Why are you here?
I was at a party of ex-pats in the Sanlitun district of Beijing explaining to an Australian professor teaching at Peking University that Pfizer had loaned me to GBCHealth to create a strategy for a diabetes awareness, prevention, and treatment campaign in China. He asked pointedly, “Wouldn’t it be more productive for Pfizer to take any monies it is paying you and just give it to the NGO for its diabetes initiatives?”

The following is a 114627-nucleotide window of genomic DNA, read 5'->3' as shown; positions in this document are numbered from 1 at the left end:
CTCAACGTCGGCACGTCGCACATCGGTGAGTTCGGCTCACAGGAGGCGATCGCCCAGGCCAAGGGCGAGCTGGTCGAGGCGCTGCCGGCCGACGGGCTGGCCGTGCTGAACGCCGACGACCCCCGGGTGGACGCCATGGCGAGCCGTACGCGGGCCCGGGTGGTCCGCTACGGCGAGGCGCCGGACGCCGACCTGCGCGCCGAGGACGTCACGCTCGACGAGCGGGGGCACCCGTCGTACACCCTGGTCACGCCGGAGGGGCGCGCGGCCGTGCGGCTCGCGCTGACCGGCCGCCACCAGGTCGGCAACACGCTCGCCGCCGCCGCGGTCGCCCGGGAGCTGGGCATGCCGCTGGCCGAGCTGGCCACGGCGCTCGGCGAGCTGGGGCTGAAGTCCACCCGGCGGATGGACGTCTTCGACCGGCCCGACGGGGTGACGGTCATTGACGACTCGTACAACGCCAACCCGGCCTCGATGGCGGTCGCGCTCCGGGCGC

When I first learned my assignment at GBCHealth China, I confess that the professor’s question flitted through my mind, too. During my fellowship, however, I came to appreciate my value. I contributed a different perspective, a different skill set, and communication skills—all honed from my years at Pfizer in Market Analytics. I engaged decision-makers/stakeholders and the Chinese market with an innocent eye, a keen ear, and an open mind. I saw that the expertise of hospital endocrinologists did not filter down to grass-roots doctors who were often unable to recognize symptoms of diabetes. Patients, mistrusting the skills and training of the health care workers at community health centers (CHC), swarmed reputable hospitals for diagnoses and treatment as they shunned CHCs. To effectively communicate to patients how to manage their disease, I needed to hear how they talked about diabetes. I heard a volunteer pensioner at a senior center advising his peers to “control mouth” – or watch what they eat. Using phrasing like his in diabetes messaging allows patients to accept ideas like healthy diets more readily. Out of curiosity, I visited a traditional Chinese medicine (TCM) practitioner who counseled his diabetic patients about treatments, inclusive of both herbal and insulin prescriptions. I contrasted his informed approach to another TCM practitioner who ran a full-page newspaper ad promising to turn extra glucose into energy using a foot pad and vowing that patients would never have to suffer an insulin shot ever again. I asked questions that illuminated motives, observed what was in front of me and what was not, and made connections that others had not. Asking a sales rep the number of insulin prescriptions filled in a month for a local hospital versus its neighboring CHC (over 5,000 for the hospital versus 25 for the CHC) revealed the deep mistrust that patients felt for the quality of grass-roots doctors. In reviewing a highly-touted physician-training program, I noticed the program lacked metrics needed to track whether physicians were actually integrating those lessons into their practice and making a clinical difference. At a cooking class at a cultural center, while commiserating with a participant about the amount of salt and sugar used in a vegetarian dish, I learned that she worked at an NGO doing excellent work in the cardiovascular/metabolic areas. GBCHealth’s regional Vice-President will meet with this NGO in June to follow up on possible synergies between the two organizations. I communicated my findings and developed strategies. None of the lessons I learned would be of value to GBCHealth unless I summarized and related the findings in a way that allowed my GBCHealth colleagues to make informed decisions. After 44 interviews with stakeholders, 26 written interview reports, and one PowerPoint deck, my colleagues have what they need to guide their next steps as well as those of the three Pfizer Global Health Fellows who follow me over the next year to continue the work I started with GBCHealth. That night in the Sanlitun district, I answered the professor that Pfizer made the wiser investment by sending a Global Health Fellow. I still feel that way.